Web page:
It would be nice to have an economy based on renewable goods, zero dependence on foreign oil and a fleet of electric cars transporting workers to and from their job, local officials agreed Tuesday.
But empty government coffers are little help in funding expensive green projects, which are generally unprofitable for private business to pursue without subsidies, attendees told former Michigan Gov. Jennifer Granholm in a Chattanooga visit.
Granholm, a senior adviser to the Pew Charitable Trusts' clean energy program, is working to ignite a grassroots effort by businesses and consumers to spur the creation of a national energy policy based on homegrown green energy and electric vehicles, she sold a group of manufacturers, energy executives and politicians.
While U.S. leaders debate the pros and cons of a national energy policy, countries like China plan to spend $17 billion by 2020 on electric vehicle infrastructure, which puts the U.S. at a competitive disadvantage, she said.
"What would be such a shame is if we substitute our reliance on foreign oil for a reliance on foreign batteries," she said.
Her idea is for Congress to legislate more electric vehicles and fuel-efficient cars and transform the economy into one that produces 20 percent of its energy from renewable sources by 2025.
Using what Green Spaces Executive Director Jeff Cannon called a "carrot and stick" approach, industry would receive rewards for green projects and penalties for energy inefficiency.
But the problem, according to Volkswagen Group of America spokesman Guenther Scherelis, is that consumers don't want to pay more in either additional taxes or higher prices for a greener economy.
"Volkswagen has offered electric cars; we have also offered products like natural gas-powered cars," Scherelis said. "But people are very hesitant to use the car and spend their money on it. You have to convince the customer."
In Scherelis' native Germany, the government convinced consumers to be green with a "a lot of state intervention," he said.
But "without the government, in Germany it wouldn't work."
Mohawk Industries, one of the world's biggest carpet makers, has done much to trim manufacturing costs in environmentally friendly ways, said Mohawk Home President Bill Kilbride. But consumers by and large don't want to pay more for products simply because they're environmentallyl friendly, he said.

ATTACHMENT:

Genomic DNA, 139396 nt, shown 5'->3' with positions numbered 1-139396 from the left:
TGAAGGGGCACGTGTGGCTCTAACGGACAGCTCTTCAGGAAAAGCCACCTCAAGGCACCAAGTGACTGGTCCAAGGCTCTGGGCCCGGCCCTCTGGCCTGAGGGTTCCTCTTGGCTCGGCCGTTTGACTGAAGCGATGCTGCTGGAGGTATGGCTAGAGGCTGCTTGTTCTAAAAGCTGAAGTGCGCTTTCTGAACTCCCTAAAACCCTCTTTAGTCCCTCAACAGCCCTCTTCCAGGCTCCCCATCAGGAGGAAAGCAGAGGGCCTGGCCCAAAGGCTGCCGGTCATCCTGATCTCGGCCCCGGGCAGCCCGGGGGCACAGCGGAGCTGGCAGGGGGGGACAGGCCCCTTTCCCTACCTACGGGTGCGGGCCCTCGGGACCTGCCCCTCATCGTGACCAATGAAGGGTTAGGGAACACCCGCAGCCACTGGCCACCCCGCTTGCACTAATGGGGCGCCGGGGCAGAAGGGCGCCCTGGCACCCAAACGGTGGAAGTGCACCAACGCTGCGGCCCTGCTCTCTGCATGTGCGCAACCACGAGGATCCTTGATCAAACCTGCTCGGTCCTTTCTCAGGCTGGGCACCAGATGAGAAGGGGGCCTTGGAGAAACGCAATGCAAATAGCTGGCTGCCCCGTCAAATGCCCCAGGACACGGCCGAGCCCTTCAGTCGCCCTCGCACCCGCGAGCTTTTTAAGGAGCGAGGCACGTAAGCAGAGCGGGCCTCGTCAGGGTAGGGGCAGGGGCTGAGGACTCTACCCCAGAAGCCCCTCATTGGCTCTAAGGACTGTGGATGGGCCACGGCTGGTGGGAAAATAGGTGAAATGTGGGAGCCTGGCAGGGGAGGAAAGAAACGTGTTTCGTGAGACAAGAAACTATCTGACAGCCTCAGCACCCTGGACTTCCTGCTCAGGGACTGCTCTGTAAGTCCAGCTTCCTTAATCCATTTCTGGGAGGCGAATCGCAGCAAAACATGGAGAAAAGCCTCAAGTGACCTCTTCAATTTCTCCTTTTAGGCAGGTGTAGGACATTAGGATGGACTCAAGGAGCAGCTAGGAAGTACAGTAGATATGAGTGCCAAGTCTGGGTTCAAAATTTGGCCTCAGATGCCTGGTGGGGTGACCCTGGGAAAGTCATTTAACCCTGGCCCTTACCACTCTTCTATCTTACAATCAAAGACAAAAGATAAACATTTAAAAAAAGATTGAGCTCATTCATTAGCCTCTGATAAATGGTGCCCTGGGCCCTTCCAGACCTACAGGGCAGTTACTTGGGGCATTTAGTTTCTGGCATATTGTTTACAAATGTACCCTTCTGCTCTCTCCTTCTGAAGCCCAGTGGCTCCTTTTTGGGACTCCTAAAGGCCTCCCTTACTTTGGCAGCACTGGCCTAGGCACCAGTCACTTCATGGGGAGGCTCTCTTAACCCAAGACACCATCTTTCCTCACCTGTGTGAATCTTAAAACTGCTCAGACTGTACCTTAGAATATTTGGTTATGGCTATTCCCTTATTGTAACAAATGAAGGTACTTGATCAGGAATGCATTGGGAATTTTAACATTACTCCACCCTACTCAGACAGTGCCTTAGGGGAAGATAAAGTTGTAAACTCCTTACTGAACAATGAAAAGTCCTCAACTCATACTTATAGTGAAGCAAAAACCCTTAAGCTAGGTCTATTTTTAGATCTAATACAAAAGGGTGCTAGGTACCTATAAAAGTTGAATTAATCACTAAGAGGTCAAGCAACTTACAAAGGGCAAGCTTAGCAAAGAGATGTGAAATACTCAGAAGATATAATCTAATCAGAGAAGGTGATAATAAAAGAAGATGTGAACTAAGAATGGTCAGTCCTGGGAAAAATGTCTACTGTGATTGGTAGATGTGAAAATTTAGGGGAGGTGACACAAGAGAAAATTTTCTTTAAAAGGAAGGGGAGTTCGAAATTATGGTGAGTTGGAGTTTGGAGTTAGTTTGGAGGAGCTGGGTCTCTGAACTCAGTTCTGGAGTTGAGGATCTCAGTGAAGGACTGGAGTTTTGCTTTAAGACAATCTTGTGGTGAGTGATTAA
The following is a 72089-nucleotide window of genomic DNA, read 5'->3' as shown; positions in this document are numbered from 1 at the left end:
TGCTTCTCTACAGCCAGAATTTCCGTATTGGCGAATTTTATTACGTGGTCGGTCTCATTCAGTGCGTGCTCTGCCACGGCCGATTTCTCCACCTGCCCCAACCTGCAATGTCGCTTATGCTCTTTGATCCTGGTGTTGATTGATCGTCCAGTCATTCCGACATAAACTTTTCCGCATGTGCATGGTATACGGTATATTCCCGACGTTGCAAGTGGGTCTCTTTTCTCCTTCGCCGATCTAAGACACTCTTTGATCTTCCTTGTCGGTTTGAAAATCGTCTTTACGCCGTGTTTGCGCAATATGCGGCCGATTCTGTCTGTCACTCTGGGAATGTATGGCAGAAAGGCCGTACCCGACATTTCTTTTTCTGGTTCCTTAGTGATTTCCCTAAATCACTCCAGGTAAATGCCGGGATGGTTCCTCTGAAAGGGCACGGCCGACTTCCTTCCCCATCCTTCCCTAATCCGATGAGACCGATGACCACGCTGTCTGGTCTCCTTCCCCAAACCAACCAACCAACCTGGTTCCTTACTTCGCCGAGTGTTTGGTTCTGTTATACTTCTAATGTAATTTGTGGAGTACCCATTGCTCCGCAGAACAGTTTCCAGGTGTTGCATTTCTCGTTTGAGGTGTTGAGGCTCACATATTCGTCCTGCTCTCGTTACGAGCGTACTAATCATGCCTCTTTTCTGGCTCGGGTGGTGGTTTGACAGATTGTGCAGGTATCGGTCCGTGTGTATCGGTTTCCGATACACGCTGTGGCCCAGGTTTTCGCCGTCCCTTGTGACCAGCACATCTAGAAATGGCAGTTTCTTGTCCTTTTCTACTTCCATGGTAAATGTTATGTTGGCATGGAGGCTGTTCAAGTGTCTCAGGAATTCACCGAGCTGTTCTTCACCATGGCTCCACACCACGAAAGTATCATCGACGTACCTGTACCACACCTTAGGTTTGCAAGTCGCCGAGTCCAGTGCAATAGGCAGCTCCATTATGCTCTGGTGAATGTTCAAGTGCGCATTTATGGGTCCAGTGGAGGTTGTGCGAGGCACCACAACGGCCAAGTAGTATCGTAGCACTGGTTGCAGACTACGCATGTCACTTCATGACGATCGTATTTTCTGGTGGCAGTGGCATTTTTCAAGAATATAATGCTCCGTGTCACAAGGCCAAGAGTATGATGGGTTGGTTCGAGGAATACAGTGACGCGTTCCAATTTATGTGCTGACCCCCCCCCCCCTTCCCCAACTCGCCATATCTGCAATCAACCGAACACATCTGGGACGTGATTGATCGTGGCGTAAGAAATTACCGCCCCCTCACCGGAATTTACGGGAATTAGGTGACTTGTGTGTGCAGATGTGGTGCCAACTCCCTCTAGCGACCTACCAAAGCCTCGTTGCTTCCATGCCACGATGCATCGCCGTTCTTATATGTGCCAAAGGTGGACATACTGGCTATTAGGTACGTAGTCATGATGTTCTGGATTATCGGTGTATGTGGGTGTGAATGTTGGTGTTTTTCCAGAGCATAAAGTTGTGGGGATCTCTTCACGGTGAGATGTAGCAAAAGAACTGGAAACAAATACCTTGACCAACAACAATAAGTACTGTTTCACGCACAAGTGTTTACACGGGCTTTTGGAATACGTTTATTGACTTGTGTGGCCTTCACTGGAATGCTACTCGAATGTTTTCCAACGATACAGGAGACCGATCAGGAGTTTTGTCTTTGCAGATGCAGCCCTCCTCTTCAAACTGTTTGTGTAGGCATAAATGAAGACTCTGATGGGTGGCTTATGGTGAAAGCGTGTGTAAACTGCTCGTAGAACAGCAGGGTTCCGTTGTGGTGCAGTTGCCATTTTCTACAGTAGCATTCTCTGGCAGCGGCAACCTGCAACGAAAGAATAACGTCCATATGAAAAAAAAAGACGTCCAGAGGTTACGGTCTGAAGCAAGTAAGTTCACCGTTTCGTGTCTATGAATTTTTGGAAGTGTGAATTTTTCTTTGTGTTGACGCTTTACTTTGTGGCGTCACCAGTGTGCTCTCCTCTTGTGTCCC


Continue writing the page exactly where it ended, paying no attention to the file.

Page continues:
"We've had great success in energy efficiency in the business-to-business world, but it's lacking in the business-to-consumer world," he said.
Mandates from government also have to avoid driving industry out of the country, business leaders warned.
Manufacturing is interested in energy efficiency, but the cost of competing in a global economy makes each dollar spent on a green project with little return on investment a dollar that can't be spent on outselling a foreign competitor, said Tim Spires, president and CEO of the Chattanooga Regional Manufacturers Association.
Wejun Robinson, general manager of Chattanooga-based Top Flight, a paper products company, agreed that without government subsidies, few businesses would spent money on infrastructure like solar panels because it takes over 15 years to recoup the investment.
"It has to be cost effective," Robinson said. "You can't do solar on your own."
These economic realities are exactly why legislators have been hesitant to make sweeping changes, state Sen. Bo Watson said.
"Every solution you come up with, you discover five or six problems," Watson said.
The most palatable solutions to near-term energy independence, he said, are those that exist already.
"Why aren't we tapping all the resources we have in America?" he asked, referring to the nation's oil and natural gas reserves.
As the country transitions to a greener economy in the long term, any solutions that emerge to free America from trading with dictatorships with underground oil reserves have to focus on market solutions, said Tom Decosimo, CEO and managing principal of Decosimo Corporate Finance.
"If energy or manufacturing is at risk, those jobs are going to move to China," he said. "Businesses have to focus on making money."
Kurt Reiman, head of thematic research at UBS Financial Services who studies macroeconomic trends for the financial industry, said fossil fuels will remain dominant for the foreseeable future even as alternatives such as wind energy, solar power and natural gas gain traction.
"The way we see it developing is coming from market effects, not from some grand energy policy," Reiman said. "Business just want to know what the policy is going to be, but right now the policy isn't coming."
Contact staff writer Ellis Smith at email@example.com or 423-757-6315.